Cheers

#22 BruceMoon has been a member since 27/12/2008. Location: Australia. Posts: 1,941

Posted by somsai on 1/8/2009 at 20:14

Bruce have you actually been from Xieng Kok to Veing Phouka? Perhaps you could tell a little bit about it, I'm interested in this area.

Christay perhaps the most enjoyable and well run trek I've been on in the north was out of the tourism office in Phongsali. Five days in a big loop north then east of town ending up on the upper Nam Ou. There's now a commercial company running treks in town but I'm sure it must be the same route. The price wasn't much more than I'd spend hanging around town for 5 days.

Tui is in Muang Long. I like the town because it's a nice little Northern Lao town, and gives access to such a huge roadless area.

http://i30.tinypic.com/oqcfv4.jpg

Muang Long

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Posted by christay2009 on 1/8/2009 at 21:20

Bruce - mmm i'm unsure about being a passenger [presuming thats what pax means!]. The reason I cant ride is because pedaling hurts my knees and this has been since i was young, so i never really learnt balance either...

Somsai - thanks again for the advice. It does look gorgeous, i shall have to see if i have time to go there. I'm not sure at the moment; it may have to be an either/or between Muang Sing. I would like to head to Muang Ngoi as a priority and I think this would take sometime due to speed of transport so i'm not sure if i could manage it. I'll see how it goes when i'm there.

thanks again

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Posted by christay2009 on 1/8/2009 at 21:21

p.s. a 5 day-er sounds expensive - this is just going on the website prices but i'll look into a Phongsali trek!

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Posted by BruceMoon on 2/8/2009 at 06:40

Somsai

You asked "Have you actually been from Xieng Kok to Veing Phouka?

No.

I rode a motorbike from Vieng Phouka towards Xieng Kok to about the first third of the overall length of the track. In (my very poor) communicating with locals, they advised that the track went on to the Xieng Kok area: I couldn't pin them down to exactly where (differences in spatial understandings I suppose). The locals also said that they not only used the track as a motorbike track, but also for ox cart work. I figured, then, that it had some width the whole way.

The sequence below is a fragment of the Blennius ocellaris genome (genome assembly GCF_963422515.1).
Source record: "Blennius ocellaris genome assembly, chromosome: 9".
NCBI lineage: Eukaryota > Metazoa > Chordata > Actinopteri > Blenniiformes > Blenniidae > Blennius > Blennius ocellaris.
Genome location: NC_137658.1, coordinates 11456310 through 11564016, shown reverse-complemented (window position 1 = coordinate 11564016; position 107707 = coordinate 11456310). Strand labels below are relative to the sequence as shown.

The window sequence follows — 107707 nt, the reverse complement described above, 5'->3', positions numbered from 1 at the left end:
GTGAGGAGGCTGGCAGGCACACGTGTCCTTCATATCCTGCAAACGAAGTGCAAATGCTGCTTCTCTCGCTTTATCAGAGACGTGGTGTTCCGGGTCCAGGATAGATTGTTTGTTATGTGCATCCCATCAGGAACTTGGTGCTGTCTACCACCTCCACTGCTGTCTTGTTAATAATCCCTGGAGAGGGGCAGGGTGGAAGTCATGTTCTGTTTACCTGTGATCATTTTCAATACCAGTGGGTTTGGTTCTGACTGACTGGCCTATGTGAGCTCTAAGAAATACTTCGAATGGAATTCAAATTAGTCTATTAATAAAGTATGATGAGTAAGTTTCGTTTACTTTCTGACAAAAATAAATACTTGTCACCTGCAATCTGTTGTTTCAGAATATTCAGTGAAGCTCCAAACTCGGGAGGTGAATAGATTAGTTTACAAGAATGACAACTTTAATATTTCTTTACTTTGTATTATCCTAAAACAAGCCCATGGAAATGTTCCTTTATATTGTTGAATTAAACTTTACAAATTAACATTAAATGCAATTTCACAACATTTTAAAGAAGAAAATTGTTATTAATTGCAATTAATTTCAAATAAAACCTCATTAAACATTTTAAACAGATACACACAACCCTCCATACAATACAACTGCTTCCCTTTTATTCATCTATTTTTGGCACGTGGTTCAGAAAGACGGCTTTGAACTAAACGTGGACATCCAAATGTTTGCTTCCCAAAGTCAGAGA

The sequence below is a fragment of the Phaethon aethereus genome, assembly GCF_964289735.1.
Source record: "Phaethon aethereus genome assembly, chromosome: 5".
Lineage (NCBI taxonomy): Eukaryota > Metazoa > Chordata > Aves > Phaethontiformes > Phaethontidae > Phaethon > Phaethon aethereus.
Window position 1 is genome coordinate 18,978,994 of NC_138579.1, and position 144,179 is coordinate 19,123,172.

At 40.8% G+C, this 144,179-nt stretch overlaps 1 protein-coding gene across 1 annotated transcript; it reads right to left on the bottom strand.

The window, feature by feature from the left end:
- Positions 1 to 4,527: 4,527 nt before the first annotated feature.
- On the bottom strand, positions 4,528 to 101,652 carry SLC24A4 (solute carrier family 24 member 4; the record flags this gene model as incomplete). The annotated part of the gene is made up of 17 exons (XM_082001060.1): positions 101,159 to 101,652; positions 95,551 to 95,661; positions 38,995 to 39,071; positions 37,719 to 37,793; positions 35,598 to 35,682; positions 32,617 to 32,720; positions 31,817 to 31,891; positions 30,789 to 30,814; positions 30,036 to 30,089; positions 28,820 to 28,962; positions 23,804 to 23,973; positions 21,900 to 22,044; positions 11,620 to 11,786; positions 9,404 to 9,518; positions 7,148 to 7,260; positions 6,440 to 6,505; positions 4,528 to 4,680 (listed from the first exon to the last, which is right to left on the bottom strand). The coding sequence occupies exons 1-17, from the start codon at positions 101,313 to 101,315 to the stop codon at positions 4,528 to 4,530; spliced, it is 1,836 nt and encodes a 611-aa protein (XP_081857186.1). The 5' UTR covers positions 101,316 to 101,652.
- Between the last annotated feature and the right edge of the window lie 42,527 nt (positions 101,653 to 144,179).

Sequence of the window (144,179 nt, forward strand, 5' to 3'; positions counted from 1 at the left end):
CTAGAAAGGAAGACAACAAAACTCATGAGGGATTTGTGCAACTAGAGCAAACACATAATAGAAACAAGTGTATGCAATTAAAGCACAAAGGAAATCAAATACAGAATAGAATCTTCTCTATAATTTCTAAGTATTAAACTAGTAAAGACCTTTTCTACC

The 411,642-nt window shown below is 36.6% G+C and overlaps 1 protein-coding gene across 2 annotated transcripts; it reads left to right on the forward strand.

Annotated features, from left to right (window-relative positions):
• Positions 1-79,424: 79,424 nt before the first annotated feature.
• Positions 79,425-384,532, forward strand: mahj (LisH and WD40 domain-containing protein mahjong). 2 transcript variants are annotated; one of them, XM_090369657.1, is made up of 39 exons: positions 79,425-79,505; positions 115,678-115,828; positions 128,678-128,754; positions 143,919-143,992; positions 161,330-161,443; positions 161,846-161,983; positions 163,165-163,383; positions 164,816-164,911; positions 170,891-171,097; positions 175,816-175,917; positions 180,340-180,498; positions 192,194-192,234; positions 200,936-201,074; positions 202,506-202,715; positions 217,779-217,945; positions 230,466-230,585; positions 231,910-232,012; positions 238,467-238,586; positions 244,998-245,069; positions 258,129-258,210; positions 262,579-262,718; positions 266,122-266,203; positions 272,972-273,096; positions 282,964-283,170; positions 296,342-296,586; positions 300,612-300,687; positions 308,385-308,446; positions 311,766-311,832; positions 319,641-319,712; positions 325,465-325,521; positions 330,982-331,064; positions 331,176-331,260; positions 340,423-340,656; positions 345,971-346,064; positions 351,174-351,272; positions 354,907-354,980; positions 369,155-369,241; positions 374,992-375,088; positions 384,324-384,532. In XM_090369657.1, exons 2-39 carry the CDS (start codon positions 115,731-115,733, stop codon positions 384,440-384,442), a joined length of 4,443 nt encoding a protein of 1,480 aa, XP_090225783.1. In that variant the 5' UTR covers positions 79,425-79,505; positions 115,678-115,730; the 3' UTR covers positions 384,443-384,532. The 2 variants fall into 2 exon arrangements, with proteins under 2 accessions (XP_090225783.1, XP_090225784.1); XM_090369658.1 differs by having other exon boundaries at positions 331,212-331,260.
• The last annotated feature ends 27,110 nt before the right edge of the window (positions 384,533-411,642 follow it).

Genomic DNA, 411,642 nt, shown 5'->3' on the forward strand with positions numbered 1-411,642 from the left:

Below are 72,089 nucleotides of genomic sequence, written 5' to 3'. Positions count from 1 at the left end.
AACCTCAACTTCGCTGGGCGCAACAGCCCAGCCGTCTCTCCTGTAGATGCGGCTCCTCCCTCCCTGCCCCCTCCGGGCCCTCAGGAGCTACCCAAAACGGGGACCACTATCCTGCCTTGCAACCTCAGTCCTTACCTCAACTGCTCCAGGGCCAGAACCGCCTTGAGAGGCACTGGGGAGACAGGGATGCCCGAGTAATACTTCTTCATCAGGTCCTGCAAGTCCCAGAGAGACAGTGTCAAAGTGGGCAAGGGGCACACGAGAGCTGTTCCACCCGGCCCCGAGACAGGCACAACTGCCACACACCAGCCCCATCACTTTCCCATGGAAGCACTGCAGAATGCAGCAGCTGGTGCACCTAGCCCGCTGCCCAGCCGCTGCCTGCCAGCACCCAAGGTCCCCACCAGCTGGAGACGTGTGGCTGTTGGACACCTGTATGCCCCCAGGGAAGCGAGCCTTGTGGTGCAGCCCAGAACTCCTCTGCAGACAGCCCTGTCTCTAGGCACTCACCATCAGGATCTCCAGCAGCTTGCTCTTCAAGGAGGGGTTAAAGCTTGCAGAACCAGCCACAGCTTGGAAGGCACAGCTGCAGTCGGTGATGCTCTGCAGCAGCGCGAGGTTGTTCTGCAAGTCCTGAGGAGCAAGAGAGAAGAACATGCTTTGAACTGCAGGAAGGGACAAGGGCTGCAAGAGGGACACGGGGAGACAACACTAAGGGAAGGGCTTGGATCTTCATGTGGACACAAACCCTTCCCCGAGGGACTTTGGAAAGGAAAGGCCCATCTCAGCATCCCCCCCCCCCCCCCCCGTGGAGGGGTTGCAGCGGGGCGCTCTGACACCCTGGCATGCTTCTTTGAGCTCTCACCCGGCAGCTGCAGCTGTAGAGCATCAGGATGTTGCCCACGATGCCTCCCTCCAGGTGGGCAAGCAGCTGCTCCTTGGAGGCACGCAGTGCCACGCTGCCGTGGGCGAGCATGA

I hope this helps.

Cheers

#26 BruceMoon has been a member since 27/12/2008. Location: Australia. Posts: 1,941

Posted by christay2009 on 14/8/2009 at 02:29

somsai - i don't know if you knew but you are following me ("The View from the East") on blogger. I linked your blog because i like it. I hope this is okay.

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Posted by somsai on 17/8/2009 at 04:51

Hi Chris, when I saw the link I followed it back, eagerly awaiting stories. I often enjoy reading or watching things from someone elses perspective. Glad to see you added Travelfish.

Hi Bruce, The reason I asked was because I've walked a fair amount of the hills between those two towns, and it's a long long way. There used to be a motorcylce track between Vieng Phuka and Muang Long but that has overgrown and the log bridges have collapsed. So I was supprised. The Nam Fa is hard to ford half way there, by the time it gets close to Huay Xai it's pretty big. I think you have to cross it three times and the Nam Hee at least once to go by trail. Never seen or heard of motorcyles anywhere within area since 4 years ago up half way to Long, I think they were probably talking about "this trail eventualy will bring you to Xiengkok".